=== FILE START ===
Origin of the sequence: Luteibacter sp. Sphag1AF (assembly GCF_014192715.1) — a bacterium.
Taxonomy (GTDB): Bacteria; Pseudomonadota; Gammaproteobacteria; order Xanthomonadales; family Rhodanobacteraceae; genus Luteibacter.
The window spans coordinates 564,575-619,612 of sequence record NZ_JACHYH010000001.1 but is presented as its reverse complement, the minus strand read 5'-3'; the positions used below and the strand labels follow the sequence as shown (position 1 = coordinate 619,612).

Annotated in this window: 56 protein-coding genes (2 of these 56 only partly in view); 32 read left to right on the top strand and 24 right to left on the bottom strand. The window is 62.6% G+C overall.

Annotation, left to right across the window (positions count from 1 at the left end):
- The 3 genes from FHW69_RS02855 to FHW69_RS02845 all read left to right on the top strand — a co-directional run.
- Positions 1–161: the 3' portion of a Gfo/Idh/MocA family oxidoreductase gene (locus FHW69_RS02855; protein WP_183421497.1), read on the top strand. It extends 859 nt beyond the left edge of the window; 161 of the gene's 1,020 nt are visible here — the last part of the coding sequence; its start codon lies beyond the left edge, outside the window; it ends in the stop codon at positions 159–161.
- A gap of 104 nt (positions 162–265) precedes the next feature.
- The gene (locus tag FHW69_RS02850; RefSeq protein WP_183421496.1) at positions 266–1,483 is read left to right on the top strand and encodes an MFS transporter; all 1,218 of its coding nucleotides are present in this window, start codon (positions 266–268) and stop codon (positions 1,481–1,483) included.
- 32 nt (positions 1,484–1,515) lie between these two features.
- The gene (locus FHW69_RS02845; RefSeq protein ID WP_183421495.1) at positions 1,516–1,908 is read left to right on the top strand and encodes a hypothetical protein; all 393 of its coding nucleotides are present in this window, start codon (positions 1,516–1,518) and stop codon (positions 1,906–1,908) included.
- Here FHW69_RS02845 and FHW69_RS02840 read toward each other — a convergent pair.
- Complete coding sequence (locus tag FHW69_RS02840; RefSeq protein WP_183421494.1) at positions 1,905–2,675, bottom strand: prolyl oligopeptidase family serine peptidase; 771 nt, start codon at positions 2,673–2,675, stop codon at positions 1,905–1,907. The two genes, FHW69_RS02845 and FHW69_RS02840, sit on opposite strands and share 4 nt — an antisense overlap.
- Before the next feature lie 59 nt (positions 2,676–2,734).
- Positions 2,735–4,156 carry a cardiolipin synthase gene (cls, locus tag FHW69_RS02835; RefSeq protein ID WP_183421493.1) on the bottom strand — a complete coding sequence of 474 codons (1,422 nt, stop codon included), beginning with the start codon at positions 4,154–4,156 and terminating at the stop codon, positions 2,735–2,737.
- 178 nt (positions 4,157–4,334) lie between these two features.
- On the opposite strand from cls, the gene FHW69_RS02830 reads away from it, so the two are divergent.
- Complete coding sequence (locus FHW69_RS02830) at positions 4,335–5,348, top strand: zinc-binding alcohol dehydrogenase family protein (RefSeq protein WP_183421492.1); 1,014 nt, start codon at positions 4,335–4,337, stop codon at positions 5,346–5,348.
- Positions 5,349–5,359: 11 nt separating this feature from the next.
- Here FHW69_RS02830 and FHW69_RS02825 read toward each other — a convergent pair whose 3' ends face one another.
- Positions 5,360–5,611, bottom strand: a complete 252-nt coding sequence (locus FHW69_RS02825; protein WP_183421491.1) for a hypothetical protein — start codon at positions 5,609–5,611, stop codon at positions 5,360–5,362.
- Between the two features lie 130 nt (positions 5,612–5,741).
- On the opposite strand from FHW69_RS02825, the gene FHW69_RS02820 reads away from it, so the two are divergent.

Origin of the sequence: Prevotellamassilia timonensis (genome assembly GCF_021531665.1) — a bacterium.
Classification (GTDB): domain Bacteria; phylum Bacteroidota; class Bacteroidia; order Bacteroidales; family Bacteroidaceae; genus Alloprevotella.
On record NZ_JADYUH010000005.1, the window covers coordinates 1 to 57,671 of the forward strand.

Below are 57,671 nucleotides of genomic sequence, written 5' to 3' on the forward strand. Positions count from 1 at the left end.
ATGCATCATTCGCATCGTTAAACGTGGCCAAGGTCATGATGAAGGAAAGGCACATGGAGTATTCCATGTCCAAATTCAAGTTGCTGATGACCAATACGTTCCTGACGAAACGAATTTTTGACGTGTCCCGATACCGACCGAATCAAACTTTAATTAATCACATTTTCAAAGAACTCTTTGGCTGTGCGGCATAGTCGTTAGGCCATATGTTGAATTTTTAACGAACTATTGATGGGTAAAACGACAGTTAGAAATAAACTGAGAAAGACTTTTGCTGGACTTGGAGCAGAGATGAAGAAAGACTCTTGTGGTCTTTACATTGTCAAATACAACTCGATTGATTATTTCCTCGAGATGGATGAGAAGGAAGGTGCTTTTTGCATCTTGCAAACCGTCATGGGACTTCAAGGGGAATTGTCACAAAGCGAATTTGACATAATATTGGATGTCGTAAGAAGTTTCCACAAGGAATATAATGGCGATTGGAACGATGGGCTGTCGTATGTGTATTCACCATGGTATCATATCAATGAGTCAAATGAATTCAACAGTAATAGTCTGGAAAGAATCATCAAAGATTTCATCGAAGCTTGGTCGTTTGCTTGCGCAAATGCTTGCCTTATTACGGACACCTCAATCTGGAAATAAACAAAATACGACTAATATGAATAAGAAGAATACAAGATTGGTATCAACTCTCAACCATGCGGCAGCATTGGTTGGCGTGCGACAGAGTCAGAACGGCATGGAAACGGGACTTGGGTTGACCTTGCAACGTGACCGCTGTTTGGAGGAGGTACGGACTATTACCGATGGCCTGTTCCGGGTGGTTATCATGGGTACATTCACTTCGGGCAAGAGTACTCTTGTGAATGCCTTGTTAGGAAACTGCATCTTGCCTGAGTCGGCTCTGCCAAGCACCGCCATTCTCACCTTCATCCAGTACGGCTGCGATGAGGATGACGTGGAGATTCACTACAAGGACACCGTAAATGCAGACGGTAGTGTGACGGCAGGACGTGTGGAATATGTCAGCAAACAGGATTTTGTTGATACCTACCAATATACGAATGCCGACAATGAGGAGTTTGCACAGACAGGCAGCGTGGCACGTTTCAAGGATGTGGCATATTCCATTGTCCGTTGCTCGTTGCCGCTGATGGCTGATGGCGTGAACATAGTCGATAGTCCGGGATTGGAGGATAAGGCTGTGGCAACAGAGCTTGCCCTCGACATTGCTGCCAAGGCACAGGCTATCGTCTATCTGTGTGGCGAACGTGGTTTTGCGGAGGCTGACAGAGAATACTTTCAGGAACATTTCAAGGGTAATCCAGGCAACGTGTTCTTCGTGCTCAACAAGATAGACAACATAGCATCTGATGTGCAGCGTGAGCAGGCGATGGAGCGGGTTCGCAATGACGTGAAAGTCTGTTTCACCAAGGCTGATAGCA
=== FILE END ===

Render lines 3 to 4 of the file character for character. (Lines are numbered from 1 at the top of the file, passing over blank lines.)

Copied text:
The window spans coordinates 564,575-619,612 of sequence record NZ_JACHYH010000001.1 but is presented as its reverse complement, the minus strand read 5'-3'; the positions used below and the strand labels follow the sequence as shown (position 1 = coordinate 619,612).

Annotated in this window: 56 protein-coding genes (2 of these 56 only partly in view); 32 read left to right on the top strand and 24 right to left on the bottom strand. The window is 62.6% G+C overall.